Look at how desperate he is to frame the movement of the rich and corporations as about ‘culture war concerns’ — he goes on to burble about cancel culture — and not about tax avoidance, which he has to acknowledge before dismissing it.

Davie is entirely comfortable with these insights from Webb, coupled with pieces like today’s UnHerd piece (headline — “The Left is paralysed by disgust” — combined with this lede: “If you hate your country, you cannot change it.”), because they fit within a right-wing worldview. When Davie said in that first speech that impartiality is “also about whether people feel we see the world from their point of view”, the point of view he meant was that of a red-faced man ranting at the end of the bar of a flat-roofed pub.

Webb starts his UnHerd column with the kind of racist anecdote that would have them roaring down at the Spitfire & Shithead:

Decades ago, in a village in Burma, my companion told me of a fear she’d had in the night. “What if they all want to do that?” she asked.

“That” was move to Britain. We had been talking to a waiter who had learned good English and through some connection with previous tourists knew about the outside world in what we might call granular detail. He was particularly impressed with banks that gave out money via holes in the wall. He wanted to escape the repression and poverty of his country and get to London. We gently put him off the idea, which seemed too far-fetched to be realistic.

“It rains a lot,” we told him. “And it’s cold.”

“Wait till we all know about how you live,” he replied. “We could always wear coats. The problem is that you won’t want us to stay.”

“Nonsense,” we said.

“Come anytime,” we smiled, knowing that he would not, could not.

Remember that anecdote, offered up without prompting, the next time you hear Webb on the radio probing a politician about people’s “reasonable concerns” about immigration.

In The Mail on Sunday this week, Andrew Marr filed a piece that stretched over a double-page spread and which cannot use the excuse that he was writing about ‘some other place’. Marr who, since Andrew Neill departed the corporation, is now the BBC’s most high-profile interviewer, wrote — at once Pooterish and naive — about the potential for 2021 to be a far better year and of what “2020 has taught us”.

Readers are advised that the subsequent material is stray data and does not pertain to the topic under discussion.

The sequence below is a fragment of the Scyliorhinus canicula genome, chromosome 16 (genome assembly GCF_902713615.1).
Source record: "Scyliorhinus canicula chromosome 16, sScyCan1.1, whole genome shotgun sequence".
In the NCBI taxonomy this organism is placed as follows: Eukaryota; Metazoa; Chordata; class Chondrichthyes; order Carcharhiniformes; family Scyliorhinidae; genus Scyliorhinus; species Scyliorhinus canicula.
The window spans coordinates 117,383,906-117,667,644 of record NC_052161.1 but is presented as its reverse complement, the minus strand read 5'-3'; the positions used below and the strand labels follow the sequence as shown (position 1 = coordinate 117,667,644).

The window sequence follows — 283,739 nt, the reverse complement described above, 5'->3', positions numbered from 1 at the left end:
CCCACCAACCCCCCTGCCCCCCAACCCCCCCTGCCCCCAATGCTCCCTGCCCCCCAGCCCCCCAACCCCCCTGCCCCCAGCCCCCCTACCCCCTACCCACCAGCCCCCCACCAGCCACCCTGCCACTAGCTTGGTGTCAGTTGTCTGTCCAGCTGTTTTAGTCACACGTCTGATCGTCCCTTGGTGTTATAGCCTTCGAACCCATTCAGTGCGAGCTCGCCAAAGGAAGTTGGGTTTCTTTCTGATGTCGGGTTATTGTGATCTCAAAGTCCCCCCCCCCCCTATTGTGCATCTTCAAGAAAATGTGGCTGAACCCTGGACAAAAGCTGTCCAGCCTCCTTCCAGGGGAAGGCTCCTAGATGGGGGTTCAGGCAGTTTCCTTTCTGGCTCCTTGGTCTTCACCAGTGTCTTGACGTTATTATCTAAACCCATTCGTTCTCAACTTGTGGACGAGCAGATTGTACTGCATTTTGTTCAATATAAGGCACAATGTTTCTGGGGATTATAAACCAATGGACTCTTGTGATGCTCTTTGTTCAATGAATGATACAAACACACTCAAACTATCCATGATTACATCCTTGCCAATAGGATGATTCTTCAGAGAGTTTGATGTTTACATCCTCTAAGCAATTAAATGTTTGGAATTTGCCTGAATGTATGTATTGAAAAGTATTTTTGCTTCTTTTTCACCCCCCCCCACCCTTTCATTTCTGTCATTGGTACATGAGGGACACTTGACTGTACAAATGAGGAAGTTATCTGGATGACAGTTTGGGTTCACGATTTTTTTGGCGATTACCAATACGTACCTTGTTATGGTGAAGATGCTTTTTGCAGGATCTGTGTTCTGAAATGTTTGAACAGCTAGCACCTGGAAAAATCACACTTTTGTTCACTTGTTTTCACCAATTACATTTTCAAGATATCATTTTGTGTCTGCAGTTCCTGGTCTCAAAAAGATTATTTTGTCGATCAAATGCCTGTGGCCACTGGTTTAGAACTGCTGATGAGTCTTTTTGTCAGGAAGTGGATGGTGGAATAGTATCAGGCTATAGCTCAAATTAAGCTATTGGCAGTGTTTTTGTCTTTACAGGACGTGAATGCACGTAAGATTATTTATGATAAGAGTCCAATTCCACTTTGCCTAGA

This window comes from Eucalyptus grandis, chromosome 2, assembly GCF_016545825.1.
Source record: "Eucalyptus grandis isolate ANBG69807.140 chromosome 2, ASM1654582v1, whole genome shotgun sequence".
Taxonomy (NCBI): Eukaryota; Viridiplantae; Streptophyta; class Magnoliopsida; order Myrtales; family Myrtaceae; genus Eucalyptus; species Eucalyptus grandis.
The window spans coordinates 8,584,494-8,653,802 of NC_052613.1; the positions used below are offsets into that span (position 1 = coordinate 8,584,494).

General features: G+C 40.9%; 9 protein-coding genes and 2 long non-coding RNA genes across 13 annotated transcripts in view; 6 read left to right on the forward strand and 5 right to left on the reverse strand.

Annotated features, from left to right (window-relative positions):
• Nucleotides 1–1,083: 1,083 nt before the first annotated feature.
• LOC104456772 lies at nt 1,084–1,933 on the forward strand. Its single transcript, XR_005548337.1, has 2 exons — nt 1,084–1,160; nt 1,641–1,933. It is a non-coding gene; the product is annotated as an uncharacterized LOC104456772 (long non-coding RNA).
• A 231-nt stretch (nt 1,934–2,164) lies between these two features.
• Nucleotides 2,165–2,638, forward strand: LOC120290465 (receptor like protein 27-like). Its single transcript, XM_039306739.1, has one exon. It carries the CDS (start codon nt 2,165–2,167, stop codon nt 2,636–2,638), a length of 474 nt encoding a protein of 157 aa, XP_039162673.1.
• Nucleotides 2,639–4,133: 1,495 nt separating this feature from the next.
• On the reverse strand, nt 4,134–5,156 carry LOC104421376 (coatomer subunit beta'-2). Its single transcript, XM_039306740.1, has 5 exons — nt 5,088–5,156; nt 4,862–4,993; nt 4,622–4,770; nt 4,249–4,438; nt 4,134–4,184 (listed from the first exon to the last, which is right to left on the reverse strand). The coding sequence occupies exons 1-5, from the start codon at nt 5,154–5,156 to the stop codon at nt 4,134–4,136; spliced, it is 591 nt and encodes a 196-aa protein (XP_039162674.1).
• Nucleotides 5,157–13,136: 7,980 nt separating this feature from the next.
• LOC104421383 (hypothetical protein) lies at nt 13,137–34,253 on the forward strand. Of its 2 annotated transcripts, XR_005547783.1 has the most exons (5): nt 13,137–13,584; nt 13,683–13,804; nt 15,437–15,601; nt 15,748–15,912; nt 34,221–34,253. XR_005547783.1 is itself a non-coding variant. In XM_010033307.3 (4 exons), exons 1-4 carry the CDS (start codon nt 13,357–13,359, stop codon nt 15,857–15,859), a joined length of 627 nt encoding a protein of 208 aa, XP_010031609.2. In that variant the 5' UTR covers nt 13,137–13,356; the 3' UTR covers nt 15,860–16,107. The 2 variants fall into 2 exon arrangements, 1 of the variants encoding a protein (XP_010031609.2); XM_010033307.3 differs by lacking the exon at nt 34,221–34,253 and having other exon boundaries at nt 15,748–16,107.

Marr strains for a kind of impartiality but it turns out to be more like bothsidesism:

“Too many hardcore pro-Europeans, with their immediate political options closed off, foam with contempt for Brexit voters; while too many hardcore Brexiteers can’t accept their victory, flailing around with semi-paranoid fantasies about the next metropolitan betrayal.”

And the lessons he has learned from 2020 are the lessons of the comfortable, cosseted elite, the kind of person who can find them seriously entreating those who have been fucked over time and time again to just get along. Behold the warm bath mutterings of a man with a well-paid and protected position:

We found a new respect not just for NHS workers but for refuse collectors, shelf-stackers in supermarkets and delivery drivers who kept a locked-down country clean and fed. As in any great challenge, below the grim headlines, 2020 also showed humans at their best, most ingenious and most dogged.

In lockdown, many of us also found out new things about ourselves. We became competent bakers, meticulous gardeners, better carers to our older relatives. Some of us, it has to be admitted, drank too much. But others taught themselves languages, learned to play the piano or read novels that had gathered dust for decades on bookshelves.

Some of us scrabbled around to survive. Some of us saw little or no help from the government. Some of us saw how the ‘respect’ given to retail staff, health workers, teachers, cleaners, and others was a brief as a Thursday night clapping session — pay rises and improved conditions dissipating quicker than a cloud of Covid.

Yes, Marr’s article was much milder and occupies the middle ground in a way that Webb’s outside work does not, but where he’s making these observations and who’s paying him for them matters. Day in, day out, The Mail, Mail on Sunday and MailOnline are engaged in a multi-front war on the BBC, desperate to destroy it in its current form. Marr knows that but he still takes the Mail on Sunday’s money and attention, boosting his profile and shifting some copies of his latest book.

When Davie warned ‘stars’ about external interests and the requirement for them to show due impartiality, it’s clear what he meant: Don’t go around being left-wing as it gets us all sorts of flak from the tabloids and talk radio stations. Kicking the left for UnHerd or offering mealy-mouthed musings for the Mail is fine because that’s the worldview that Davie defends.